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Exhausting: Drive-By attack on women helping centers is Short on Facts, Long on “Fake”

by | Nov 2, 2016

By Jay Hobbs

sadwoman023reIn case the memo hasn’t yet reached your cubicle, let’s get right to the point: the abortion cheer squad really—really, really, really, really, to borrow from Carly Rae Jepsen—hates choice, so long as that choice isn’t abortion. In fact, the latest attack on pro-life alternatives to abortion shows just how desperate abortion fans are becoming in their ongoing attack against anything that isn’t their chosen “choice.”

From NARAL’s decades-long campaign to “expose” the life-saving nonprofits for anything they aren’t (the truth isn’t exactly the abortion lobby’s forte, remember), to cosmically ill-timed “undercover investigations” revealing Christian-run pregnancy centers to be—get this—religiously motivated, the abortion lobby is exhausting every conceivable line of attack against a No. 1 threat: a pregnancy help center near you.

It isn’t too difficult to figure out why abortion supporters put the target on pregnancy centers, either. Now at 3,000 total locations in the U.S. alone—six in 10 of which offer free ultrasound—pregnancy help organizations are rapidly outpacing the nation’s 1,800 abortion providers, fast becoming the preferred option in an unexpected pregnancy.

And pregnancy help organizations are making a dramatic dent in the abortion industry’s bottom line. In 2015, for example, Heartbeat International’s 1,300 U.S. affiliates—just over a third of total U.S. locations—saw 160,000 mothers choose life over abortion.

Figuring costs at a minimum average of $450 per abortion, that’s a cool $72 million gone from the abortion industry’s bottom line. Again, that’s a third of the picture in the U.S. alone.

All this despite the fact that Planned Parenthood—the nation’s leading abortion business—is subsidized to the tune of over $500 million taxpayer dollars per year, while pregnancy help organizations in the U.S. don’t receive a dime in federal taxpayer funds. Instead, they raise $400 million each year—over 90 percent of which comes local communities.

If you don’t think $200 million in missing income is enough to motivate Big Abortion into pressuring lawmakers such as those in California and Illinois to crack down on the competition, then go ahead and give me a call: I’ve got a bridge I’d like to sell you.

Exclusive Fake Reporting in the Land of Non-Reality

Enter, the used-overpass lot formerly known as RH Reality Check that changed its name in the past year—presumably to drop any pretense of connection with the “reality” it had long abandoned.

Writing at, Nicole Knight is out with a new hit piece on pregnancy centers breathlessly titled, “Exclusive: California Community Foundations Risk Women’s Health by Giving Millions to Crisis Pregnancy Centers,” in which she laboriously rehashes age-old tropes and pretends to demonstrate a dubious funding stream between private foundations and life-saving pregnancy centers.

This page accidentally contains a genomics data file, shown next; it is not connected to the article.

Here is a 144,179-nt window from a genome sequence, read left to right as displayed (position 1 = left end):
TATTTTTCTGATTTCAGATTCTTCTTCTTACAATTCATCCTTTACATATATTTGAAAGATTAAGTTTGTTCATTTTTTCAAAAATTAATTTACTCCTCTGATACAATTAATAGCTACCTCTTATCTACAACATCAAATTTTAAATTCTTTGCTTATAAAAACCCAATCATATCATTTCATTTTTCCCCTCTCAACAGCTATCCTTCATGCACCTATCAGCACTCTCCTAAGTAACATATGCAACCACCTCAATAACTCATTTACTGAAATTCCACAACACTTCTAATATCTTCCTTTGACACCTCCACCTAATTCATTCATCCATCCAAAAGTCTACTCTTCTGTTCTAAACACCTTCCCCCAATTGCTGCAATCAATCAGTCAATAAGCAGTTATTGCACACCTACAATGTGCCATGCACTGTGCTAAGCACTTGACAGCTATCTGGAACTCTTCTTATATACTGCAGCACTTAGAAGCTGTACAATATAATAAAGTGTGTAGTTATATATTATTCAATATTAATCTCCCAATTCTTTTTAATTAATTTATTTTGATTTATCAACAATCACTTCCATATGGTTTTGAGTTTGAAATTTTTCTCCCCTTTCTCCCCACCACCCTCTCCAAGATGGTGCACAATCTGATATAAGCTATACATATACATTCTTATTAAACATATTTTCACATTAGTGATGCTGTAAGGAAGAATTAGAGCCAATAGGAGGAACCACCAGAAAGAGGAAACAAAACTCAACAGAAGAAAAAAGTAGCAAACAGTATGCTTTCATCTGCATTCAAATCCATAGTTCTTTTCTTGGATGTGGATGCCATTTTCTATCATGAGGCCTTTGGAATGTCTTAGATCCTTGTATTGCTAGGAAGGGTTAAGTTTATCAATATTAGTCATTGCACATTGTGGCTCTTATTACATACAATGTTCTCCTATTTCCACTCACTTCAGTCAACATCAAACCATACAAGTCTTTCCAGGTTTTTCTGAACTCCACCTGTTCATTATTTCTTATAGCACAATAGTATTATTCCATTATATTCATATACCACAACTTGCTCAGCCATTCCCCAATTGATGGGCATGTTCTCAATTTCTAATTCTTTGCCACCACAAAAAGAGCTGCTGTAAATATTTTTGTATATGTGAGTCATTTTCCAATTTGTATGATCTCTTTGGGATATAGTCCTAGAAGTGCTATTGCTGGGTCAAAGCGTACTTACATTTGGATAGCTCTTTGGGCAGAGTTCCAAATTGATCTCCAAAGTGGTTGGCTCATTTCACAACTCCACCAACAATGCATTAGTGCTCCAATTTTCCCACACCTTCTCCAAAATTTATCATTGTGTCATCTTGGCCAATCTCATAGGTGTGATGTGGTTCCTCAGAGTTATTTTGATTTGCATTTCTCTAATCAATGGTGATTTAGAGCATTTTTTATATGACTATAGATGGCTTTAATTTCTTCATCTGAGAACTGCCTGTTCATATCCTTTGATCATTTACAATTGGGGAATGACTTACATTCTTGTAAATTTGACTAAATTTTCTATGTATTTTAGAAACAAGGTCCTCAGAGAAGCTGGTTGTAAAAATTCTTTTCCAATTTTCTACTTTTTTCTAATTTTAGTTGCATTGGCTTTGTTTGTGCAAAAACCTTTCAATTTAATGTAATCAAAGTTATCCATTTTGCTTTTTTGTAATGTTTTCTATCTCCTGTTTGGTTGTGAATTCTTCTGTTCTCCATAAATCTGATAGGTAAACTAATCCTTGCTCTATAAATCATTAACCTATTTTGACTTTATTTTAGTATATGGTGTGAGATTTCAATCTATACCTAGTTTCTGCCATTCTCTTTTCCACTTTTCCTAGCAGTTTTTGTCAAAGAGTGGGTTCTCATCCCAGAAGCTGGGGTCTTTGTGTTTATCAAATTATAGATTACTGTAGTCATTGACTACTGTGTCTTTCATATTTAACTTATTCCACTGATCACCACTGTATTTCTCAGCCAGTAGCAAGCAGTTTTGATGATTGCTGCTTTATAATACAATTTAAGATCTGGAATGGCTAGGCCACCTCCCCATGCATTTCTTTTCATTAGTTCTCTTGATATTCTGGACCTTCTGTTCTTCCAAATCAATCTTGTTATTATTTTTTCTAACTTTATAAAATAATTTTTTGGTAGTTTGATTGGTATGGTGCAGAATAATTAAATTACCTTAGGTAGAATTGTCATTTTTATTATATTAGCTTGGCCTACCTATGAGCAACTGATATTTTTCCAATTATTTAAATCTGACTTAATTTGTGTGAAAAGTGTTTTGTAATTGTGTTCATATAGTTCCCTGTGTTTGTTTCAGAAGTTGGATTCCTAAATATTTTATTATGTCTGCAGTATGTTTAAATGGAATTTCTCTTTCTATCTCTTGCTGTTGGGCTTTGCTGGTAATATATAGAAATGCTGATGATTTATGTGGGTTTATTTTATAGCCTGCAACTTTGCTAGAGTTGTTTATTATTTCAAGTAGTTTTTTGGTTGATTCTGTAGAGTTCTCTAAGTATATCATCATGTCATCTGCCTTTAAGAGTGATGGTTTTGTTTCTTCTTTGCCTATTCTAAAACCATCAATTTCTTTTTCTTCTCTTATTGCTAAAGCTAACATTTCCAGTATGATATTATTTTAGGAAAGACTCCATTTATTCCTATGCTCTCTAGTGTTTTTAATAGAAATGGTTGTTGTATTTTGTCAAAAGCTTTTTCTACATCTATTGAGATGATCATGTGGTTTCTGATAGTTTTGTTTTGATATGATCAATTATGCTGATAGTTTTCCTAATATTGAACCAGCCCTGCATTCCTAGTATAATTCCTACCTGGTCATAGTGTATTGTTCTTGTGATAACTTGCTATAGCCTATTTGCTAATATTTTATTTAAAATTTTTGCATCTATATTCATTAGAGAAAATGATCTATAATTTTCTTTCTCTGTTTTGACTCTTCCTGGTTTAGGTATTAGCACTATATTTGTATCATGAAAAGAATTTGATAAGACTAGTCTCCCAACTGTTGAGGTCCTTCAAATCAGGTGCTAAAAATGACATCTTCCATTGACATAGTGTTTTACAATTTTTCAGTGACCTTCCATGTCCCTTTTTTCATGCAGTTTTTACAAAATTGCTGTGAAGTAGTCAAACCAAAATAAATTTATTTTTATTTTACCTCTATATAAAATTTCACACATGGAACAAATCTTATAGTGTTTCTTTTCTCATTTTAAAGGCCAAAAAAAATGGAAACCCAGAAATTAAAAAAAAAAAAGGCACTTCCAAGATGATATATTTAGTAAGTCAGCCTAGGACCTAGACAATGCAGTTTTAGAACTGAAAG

Two observations are noteworthy about Knight’s work—other than its tortuous length: her use of the word “fake” and her concluding quote from a long-time Los Angeles pregnancy help medical director.

Knight, like any other abortion proponent, is obviously convinced pregnancy help organizations pose a clear and present danger to the abortion industry—which itself poses a clear and present danger to women, children and families starting as low as $450 per procedure—otherwise, why write the piece, “exclusive” though it is?

In fact, back in January, Knight pressured a California lawmaker to kick-start an audit by the California Board of Nursing into continuing education courses offered by Heartbeat International, Care Net, and National Institute of Family and Life Advocates (NIFLA)—the nation’s three largest life-saving networks committed to rescuing women, children and families from the deadly grip of the abortion industry.

Quite the Feat for a Fake Clinic

Yet, 28 times during the article, Knight refers to pregnancy help organizations as “fake,” including references to “fake clinics” and “fake pregnancy clinics.” Operating on the presupposition that the only way out of an unexpected pregnancy is through abortion, Knight’s references to pro-life clinics as “fake” betrays her understanding that the only “true” clinic is an abortion clinic.

Painting in broad strokes, Knight overlooks the fact that, in California for example, the 75 pregnancy help medical clinics that are most adversely affected by the newly adopted “Reproductive FACT Act” are actually state-licensed facilities. Real enough for the California Department of Public Health, just not for and its intrepid reporter.

In an unexpected twist, however, Knight concludes her article with a quote from Astrid Bennett Gutierrez, who has served as executive director for Los Angeles Pregnancy Services since 2006.

Apparently hoping to lampoon Gutierrez as just another off-the-rails pro-lifer (aren’t we all?), here’s Knight’s concluding salvo:

… Astrid Bennett Gutierrez, CEO of the fake clinic, stands on the sidewalk outside Los Angeles Pregnancy Services, trumpeting its record of discouraging women from ending their pregnancies.

“More than 800 babies have been saved from abortion,” Gutierrez declares. “And women have been spared the horrible trauma of going through [with] an abortion.”

For a “fake clinic” like Los Angeles Pregnancy Services, I’d say 800 actual lives saved in a single year is not too shabby. Makes you wonder how well Ms. Bennett and Company would do if they were “real,” doesn’t it?

Just don’t ask Knight and her abortion-crusading website. Reality, remember, isn’t any of their business.

Editor’s note. This appeared at Pregnancy Help News and is reposted with permission.